onClick="ga(‘send’, ‘event’, ‘category’, ‘action’, ‘label’, value, {‘NonInteraction’: 1});"

<!-- Here's the code from above, but plugged into an href -->
<a href="" onClick="ga('send', 'event', 'category', 'action', 'label');">

<!-- Here's something that is more or less ready to use -->
<a href="" onClick="ga('send', 'buttonClick', 'specialOffer', 'requestCoupon', 'productA');">
<!-- end -->

Try It Out

With the link above on a page, for instance this one, we should now be able to get into GA and start to see the events being tracked.


Each time this button is clicked we should see an account of it in the GA Real-Time Reports dashboard in the events area.

google analytics event tracking real-time dashboard test

real-time dashboard test

BUT! Perhaps, you want to do this using jQuery instead. Eh? Alright, let’s do that one too.

Track Click Events in GA Using jQuery

There are a couple of parts.

  1. Include an id or a class on your link(s)
  2. Include jQuery
  3. Send the information to GA

Here we go.

<!-- Draft up a link, or more than one if you like. --->
<a id="link" href="#">LINK</a>
<a id="button" href="#"><button>Button</button></a>
<a id="other-jazz" href="#">Other Jazz</a>

<!-- Be sure you've got jQuery piping through things --->
<script src=""></script>

<!-- Call and do all of that JS/JQ weirdness --->
<script type="text/javascript">
jQuery(document).ready(function() {
jQuery('#link').click(function() {
 ga('send', 'event',  'onpage-click', 'linkClick', 'happened');
jQuery('#button').click(function() {
 ga('send', 'event',  'onpage-click', 'buttonClick', 'happened');
jQuery('#other-jazz').click(function() {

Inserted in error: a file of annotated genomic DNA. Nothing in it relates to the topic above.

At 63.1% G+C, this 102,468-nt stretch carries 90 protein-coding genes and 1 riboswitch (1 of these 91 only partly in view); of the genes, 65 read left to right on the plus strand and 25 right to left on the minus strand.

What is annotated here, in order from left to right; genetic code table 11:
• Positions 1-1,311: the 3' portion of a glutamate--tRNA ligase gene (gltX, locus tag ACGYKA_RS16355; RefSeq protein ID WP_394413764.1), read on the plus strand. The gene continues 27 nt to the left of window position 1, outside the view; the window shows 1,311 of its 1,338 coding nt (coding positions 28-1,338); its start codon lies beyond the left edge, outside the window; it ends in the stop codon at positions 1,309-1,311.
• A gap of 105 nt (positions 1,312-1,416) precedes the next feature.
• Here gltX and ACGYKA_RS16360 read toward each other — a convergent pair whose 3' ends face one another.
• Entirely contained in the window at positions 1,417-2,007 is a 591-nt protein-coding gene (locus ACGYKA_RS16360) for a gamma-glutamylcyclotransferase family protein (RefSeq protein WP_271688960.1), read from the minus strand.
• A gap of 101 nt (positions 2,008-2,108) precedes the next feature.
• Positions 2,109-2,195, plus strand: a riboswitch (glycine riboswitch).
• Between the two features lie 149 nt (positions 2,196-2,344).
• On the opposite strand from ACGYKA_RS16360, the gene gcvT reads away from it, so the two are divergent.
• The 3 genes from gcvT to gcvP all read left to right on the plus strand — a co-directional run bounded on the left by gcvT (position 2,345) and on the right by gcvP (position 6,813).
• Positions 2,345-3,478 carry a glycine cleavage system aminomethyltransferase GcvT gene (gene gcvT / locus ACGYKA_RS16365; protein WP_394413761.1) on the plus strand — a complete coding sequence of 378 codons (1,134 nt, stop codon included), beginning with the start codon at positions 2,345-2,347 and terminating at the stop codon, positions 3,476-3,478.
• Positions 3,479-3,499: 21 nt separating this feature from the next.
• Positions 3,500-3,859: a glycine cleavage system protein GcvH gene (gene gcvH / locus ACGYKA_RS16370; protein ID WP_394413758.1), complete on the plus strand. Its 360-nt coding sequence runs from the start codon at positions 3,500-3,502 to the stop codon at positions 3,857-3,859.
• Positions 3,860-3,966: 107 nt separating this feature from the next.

ga('send', 'event',  'onpage-click', 'otherClick', 'happened');

How’s about a little demo? 


Other Jazz




This post presumes you’re using Universal Analytics. If you’re using a newer or an older version of GA, you’ll need to have the mark-up that goes along with it. GA is (as of 9/22.17) pushing users to Google Tag Manager. The latest tracking snippets provided by GA include a reference to Google Tag Manager.



That’s it. Ω

2017 Priorities for SEOs

So, the end of the year is approaching. We’ll soon be feasting fork over knife, then opening presents, then saying, “I can’t believe it’s Spring already” – you know the drill.

For now, we can take a minute to reflect on the year behind and the year ahead. And, if you like, let’s consider it through the lens of an SEO. What of importance has happened, and what is likely still to happen that impacts our worlds?

A pretty serious shift this year toward AI has happened. While that may have influence via personal assistants, it’s still a very green field. As far as 2017 is concerned, I believe these the areas SEOs need to focus on in the year ahead: